To me this means the temptation, for a businessperson, to take a shortcut so they don’t have to work hard and get what they really want. That shortcut leads to the loss of your cause and your focus. It means getting totally sidetracked from your own unique vision to live the vision of someone else just for money or pride.
The bottom line: stick to your cause and stay on course.
The third obstacle Jesus encountered was to test his vision in a negative sense—in his case, he was challenged to jump off of a high wall, because if he was who he said he was, he wouldn’t be hurt. He refused.
In a general sense, this would equate to you actually working against your own vision, your own cause. You’re doubting that which is in you and making yourself doubtable.
There is a fine line between correcting yourself—we all do that, we’re not perfect—and constantly doubting yourself and the conviction you came to in the beginning. In doing so, you’re not only losing the strength of your vision, but you lose confidence in what you should do.
Uniqueness of Vision
In truth, everyone has their own unique vision. Only they can fulfill it. That doesn’t mean a vision has to be enormous and global—for example, someone could have a purpose to be a great firefighter, care for their community and do well. Not everyone has to be Steve Jobs. We need people like that, no question, but we need all kinds of visions, and no one should be asserting that theirs is bigger and more important.
The “size of vision” always reminds me of a beautiful story. Charles Handy, a former marketing executive for Shell Corporation, tells the story of his father, who had been an archdeacon in the Church of Ireland. When his father died, Handy flew to Ireland to attend the funeral and was astounded at the number of people who were present. Handy had thought of his father as a local cleric off in the Irish countryside, but at the funeral one and then another of many people came up to Handy and told him how great his father had impacted their lives. There were people there from all over the world. We just can’t judge people for the size of their vision, because we never know how far it will ultimately reach.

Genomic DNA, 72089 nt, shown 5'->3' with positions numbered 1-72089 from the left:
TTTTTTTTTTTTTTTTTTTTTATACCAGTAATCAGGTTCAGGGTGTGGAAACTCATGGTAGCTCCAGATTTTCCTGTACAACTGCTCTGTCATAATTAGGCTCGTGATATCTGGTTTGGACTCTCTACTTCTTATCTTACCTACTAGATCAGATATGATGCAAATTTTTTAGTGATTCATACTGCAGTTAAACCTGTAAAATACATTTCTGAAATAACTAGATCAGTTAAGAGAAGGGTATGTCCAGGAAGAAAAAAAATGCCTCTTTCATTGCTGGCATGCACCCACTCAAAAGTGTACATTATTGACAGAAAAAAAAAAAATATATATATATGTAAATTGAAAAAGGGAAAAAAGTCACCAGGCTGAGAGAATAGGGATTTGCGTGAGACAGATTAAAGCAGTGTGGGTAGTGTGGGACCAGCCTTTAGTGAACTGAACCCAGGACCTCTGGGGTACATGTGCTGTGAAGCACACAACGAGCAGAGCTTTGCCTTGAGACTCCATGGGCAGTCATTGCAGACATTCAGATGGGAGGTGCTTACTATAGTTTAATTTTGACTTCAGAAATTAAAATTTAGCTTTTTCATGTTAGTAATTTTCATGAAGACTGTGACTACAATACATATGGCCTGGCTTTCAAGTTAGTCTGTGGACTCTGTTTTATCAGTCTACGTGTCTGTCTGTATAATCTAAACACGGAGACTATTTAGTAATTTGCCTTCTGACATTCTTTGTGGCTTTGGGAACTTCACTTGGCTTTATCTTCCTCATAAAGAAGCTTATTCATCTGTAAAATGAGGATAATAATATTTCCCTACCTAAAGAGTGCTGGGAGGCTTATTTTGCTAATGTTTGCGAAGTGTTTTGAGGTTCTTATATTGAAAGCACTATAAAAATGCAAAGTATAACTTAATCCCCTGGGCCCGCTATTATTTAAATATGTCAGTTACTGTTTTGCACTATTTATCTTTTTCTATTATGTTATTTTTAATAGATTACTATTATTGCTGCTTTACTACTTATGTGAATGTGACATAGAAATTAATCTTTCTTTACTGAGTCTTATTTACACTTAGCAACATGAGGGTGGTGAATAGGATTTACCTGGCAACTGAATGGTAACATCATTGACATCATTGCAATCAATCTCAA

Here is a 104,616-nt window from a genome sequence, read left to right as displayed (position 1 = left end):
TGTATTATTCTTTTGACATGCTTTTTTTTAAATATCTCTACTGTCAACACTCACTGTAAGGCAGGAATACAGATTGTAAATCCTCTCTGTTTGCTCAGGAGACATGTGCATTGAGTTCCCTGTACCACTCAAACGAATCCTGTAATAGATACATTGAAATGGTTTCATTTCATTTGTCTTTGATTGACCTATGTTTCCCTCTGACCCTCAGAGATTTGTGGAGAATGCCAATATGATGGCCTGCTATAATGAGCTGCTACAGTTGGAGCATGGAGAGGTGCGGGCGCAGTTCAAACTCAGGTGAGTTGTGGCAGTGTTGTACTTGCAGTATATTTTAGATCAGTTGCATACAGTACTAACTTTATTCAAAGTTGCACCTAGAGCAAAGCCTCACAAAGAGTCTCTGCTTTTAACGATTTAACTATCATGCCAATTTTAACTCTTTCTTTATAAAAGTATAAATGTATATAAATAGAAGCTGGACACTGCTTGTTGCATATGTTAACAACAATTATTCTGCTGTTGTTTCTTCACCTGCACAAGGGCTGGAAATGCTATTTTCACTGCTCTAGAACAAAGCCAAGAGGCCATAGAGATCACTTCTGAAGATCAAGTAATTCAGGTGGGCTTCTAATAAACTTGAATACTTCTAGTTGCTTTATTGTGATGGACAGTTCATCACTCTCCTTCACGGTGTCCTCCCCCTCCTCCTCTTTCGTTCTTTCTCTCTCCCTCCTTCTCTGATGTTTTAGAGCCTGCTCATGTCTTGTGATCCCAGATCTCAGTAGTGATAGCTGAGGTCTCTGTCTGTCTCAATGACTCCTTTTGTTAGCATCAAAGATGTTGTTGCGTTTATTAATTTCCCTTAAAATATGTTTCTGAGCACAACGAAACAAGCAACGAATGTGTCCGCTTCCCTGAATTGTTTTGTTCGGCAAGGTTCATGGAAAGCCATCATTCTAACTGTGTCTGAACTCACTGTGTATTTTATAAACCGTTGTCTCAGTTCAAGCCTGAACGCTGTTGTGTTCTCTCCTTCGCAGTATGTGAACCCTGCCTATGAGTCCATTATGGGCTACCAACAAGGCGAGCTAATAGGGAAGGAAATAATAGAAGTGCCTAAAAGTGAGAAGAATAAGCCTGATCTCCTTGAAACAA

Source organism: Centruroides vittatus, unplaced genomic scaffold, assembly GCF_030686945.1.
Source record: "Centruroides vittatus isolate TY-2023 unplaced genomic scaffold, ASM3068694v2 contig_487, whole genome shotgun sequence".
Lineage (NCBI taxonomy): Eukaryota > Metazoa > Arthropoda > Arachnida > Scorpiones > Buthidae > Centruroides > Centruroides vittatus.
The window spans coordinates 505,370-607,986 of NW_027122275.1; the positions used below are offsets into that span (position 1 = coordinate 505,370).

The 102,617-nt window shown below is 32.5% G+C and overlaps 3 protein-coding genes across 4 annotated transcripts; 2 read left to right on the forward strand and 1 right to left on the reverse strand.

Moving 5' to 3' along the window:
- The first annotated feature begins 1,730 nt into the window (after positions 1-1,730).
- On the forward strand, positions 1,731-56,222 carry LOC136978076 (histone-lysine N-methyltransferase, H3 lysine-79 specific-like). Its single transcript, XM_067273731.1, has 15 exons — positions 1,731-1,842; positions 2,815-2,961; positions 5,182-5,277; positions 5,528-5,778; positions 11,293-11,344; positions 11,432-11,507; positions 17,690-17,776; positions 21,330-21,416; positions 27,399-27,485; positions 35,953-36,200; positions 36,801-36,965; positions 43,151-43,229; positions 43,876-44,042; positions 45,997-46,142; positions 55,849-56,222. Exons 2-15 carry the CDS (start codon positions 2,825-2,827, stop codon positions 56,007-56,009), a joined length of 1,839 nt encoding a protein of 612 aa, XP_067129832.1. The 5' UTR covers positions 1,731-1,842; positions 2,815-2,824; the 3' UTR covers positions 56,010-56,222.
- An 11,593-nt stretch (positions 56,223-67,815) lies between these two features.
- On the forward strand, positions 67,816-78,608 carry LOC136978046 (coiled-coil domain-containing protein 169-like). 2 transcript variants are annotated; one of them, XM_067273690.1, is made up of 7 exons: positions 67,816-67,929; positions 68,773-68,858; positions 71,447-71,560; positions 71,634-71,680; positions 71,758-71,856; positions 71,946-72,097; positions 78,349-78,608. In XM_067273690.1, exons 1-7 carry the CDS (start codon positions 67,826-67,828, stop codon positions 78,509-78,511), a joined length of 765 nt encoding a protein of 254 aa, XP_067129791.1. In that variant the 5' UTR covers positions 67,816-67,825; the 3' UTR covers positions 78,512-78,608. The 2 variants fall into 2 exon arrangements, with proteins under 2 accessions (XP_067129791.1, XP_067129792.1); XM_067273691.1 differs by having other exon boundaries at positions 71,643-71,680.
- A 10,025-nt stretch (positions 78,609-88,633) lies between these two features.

We can walk in the shoes of Jesus for a moment and see that, for every day before his chosen work began when he was 30, he was a working man like many others. He was getting up in the morning, sweating over his work, going to bed. He was patiently waiting to fulfill his vision. He may have even wondered if he would have to wait his whole life and be an old man like Moses.
Some people jump out too early, and nothing happens, and they never end up disrupting anything, even if they’re capable. Many of us demand of the younger generation, “Come on with the visions, already!” That kind of impatience leads to the chaos we encounter many times in today’s world.
What can we learn from Jesus, then?
1. Know your cause that leads to your mission and vision.
2. Timing is important. Confirmations of your vision, indications that the timing is right, are important also. Be patient and wait for the right time.
3. Deal with your obstacles:
a. Know how you’re going to keep yourself fed. Support yourself while you’re on your journey, and know you’ll ultimately make your dream come true.
b. Don’t stray from your vision for an easy solution or easy money. Don’t make compromises.
c. Don’t be tempted to “test” your own calling for negative reasons. It’s needlessly filling yourself with self-doubt. Just know that your vision is worthwhile, and keep at it.
Confront your obstacles and deal with them realistically. Additionally, be ready to confront your own inner obstacles, because the biggest barriers are often within.
I believe every great disruption begins with these principles. Learn from them!